I'll publish a drawing of various types of turns once I produce them. The ones in the photos are just simple ones of which I have so far made no drawing. Anybody can make some turns without the need of a drawing anyway so this is not urgent.

The next step is to manufacture a wooden pattern of the new frame design so I can make some casts and start to see what this thing will cost to produce. I must say that I am shocked at the current price of brass.
 

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Jay Fortner

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Not bad I still think you need to lose the pin and socket hinge. One, you're having to use shim washers that will wear and create eventual slop and the same problem with the pin and socket. The torsion spring is cool as hell but make the coils a little larger so if the frame is spread widely to accommodate a large wheel the coils won't constrict on the axis pin and get stretched and lose tension.
The nut on your adjusting screw only needs to be a piece of solid round with a threaded cross hole and should sit in a channel so it can't slip and change the setting.
Personally I think the ideal hinge pivot would be a point and socket with an adjustable point on one end.
All your red metal prices are almost off the charts with this poor global economy. Gold anodized aluminum would still have a nice appearance(I want mine blue anodized as I'm sick that way) and be cost effective. I'd keep the brass for the thumb screw and nuts. You've heard it several times on this thread already that the $500+ price for these things is out of most DIYers reach. Quality and quantity will make you more money than individual big sales.
 

Talyinka

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Many thanks for your comments, Jay - much appreciated.

Not bad I still think you need to lose the pin and socket hinge.
I have all the components to do so in case I can - because I developed a different system based on your suggestions (before I thought of using torsion springs) :).

One, you're having to use shim washers that will wear and create eventual slop and the same problem with the pin and socket.
This is not a rotating machine. Trust me, wear considerations are irrelevant in this application, whether you use steel against steel or steel against brass. If you lubricate lightly you are totally secure in that respect. I have only included the shims in order to compensate for small production variations - they do not influence the accuracy of the instrument. Furthermore, hinge wear doesn't have a great influence, only uneven wear that would influence the parallelism of the turns.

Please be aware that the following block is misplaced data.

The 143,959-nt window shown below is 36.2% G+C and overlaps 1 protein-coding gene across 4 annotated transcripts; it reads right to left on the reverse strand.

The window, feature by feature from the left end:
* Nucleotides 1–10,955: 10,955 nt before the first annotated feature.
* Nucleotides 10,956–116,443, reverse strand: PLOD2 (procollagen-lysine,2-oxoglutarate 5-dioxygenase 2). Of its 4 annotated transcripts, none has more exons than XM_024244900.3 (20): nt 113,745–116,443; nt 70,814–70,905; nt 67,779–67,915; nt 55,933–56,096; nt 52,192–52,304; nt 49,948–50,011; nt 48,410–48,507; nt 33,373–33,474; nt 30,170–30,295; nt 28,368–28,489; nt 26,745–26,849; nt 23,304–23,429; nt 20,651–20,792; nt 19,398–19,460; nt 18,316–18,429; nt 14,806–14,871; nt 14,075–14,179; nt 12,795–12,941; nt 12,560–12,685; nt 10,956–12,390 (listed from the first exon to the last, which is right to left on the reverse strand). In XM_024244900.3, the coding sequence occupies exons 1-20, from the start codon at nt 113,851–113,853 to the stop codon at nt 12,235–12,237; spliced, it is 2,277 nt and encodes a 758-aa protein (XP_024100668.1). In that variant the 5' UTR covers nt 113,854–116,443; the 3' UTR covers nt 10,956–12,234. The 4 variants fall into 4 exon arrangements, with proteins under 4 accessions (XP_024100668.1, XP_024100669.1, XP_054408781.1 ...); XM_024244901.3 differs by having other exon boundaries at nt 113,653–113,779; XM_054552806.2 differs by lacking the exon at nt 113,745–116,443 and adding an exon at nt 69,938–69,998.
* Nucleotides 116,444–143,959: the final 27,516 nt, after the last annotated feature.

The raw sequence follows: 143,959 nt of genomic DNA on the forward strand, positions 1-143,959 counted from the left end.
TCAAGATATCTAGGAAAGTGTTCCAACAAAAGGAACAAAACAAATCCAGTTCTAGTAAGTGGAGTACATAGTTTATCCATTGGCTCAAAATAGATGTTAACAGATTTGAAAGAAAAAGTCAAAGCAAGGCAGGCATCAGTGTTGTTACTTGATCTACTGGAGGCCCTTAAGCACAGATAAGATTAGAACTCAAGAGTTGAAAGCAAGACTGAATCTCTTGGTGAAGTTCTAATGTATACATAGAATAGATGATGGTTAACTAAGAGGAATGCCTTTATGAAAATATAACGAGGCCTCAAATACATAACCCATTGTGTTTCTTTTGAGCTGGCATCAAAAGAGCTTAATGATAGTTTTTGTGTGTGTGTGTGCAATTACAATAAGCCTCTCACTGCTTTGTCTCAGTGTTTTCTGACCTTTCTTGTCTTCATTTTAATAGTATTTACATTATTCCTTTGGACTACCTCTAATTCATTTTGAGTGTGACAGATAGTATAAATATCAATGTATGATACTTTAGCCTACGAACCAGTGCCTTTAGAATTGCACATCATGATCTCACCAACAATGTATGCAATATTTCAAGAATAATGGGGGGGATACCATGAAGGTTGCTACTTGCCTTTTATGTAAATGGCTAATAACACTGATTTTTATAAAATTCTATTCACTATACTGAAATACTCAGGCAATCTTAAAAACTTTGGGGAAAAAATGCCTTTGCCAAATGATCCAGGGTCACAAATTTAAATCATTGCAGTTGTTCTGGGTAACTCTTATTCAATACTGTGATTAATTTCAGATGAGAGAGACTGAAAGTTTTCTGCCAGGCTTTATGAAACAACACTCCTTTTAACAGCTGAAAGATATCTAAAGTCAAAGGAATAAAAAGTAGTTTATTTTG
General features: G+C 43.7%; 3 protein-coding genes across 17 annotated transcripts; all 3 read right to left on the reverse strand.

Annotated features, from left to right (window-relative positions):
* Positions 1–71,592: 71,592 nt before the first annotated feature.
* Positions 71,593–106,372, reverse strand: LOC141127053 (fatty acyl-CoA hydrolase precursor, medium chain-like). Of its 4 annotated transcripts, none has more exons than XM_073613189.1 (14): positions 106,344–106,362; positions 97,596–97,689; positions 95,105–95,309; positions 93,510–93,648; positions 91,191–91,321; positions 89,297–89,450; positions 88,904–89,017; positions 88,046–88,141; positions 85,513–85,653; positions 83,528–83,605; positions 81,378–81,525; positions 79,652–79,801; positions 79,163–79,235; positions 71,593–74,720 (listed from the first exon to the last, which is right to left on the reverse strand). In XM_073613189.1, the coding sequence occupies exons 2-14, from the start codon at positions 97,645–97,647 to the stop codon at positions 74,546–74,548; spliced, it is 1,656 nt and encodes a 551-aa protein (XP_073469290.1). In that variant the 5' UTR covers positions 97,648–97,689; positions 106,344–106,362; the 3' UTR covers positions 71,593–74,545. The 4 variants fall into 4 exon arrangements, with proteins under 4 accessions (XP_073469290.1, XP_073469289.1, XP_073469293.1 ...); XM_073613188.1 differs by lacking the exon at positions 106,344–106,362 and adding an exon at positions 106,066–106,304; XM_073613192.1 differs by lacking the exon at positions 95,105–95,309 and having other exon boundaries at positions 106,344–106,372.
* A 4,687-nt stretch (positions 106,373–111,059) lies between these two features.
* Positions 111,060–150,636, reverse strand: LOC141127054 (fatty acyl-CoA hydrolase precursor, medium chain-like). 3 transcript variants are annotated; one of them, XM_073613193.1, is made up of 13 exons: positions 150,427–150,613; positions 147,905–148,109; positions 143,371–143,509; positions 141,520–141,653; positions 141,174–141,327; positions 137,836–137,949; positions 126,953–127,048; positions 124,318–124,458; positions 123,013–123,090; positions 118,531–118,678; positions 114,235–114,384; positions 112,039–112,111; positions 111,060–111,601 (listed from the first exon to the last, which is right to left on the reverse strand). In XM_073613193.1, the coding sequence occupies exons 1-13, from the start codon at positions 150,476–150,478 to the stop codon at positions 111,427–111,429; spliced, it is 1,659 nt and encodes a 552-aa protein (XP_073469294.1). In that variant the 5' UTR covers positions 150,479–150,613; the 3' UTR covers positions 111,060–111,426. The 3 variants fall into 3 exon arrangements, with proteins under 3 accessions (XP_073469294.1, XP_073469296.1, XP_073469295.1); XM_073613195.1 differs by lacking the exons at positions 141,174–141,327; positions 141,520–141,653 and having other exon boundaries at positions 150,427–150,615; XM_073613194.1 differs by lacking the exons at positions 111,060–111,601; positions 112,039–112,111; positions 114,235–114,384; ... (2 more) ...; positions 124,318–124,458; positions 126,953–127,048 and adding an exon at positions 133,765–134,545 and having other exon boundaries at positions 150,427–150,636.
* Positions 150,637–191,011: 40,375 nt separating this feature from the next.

The torsion spring is cool as hell but make the coils a little larger so if the frame is spread widely to accommodate a large wheel the coils won't constrict on the axis pin and get stretched and lose tension.
That has been calculated. The problem doesn't arise with the selected diameter.

The nut on your adjusting screw only needs to be a piece of solid round with a threaded cross hole and should sit in a channel so it can't slip and change the setting.
I'm not sure I understand exactly what you mean - sketch? The adjusting screw needs to be able to either slip or pivot as far as I can see. In this case it rotates without slipping (on the adjusting nut). I do admit that I depend on friction to a degree in this detail and I can think of better solutions but not better and economical ones. Perhaps I should go to a bit of extra expense and make an embedded pin or pivot for the adjusting hinge to turn about (embedded in a track in the frame, parallel to the underside of it, replacing the small pin I use to arrest the turning of the adjusting nut). That would add three or four machining operations.

Personally I think the ideal hinge pivot would be a point and socket with an adjustable point on one end.
I think that would be more relevant on smaller models, for watches. It is easy enough to make, though, and might even cost less. Considering that you don't require the two frame parts to move symmetrically with respect to a vertical centre plane you could simply cut a thread through the outer blocks on one of the frame halves and run a threaded point through it, secured with a locknut on the outer end - and leave out the outer blocks on the opposing frame halves to prevent interference. Potentially, however, it could very easily become less accurate. My solution with the V-groves has the huge advantage that you can machine it with two cutting wheels or fly cutters on a single spindle in one pass, a very safe way to attain the required accuracy.

All your red metal prices are almost off the charts with this poor global economy. Gold anodized aluminum would still have a nice appearance(I want mine blue anodized as I'm sick that way) and be cost effective. I'd keep the brass for the thumb screw and nuts. You've heard it several times on this thread already that the $500+ price for these things is out of most DIYers reach. Quality and quantity will make you more money than individual big sales.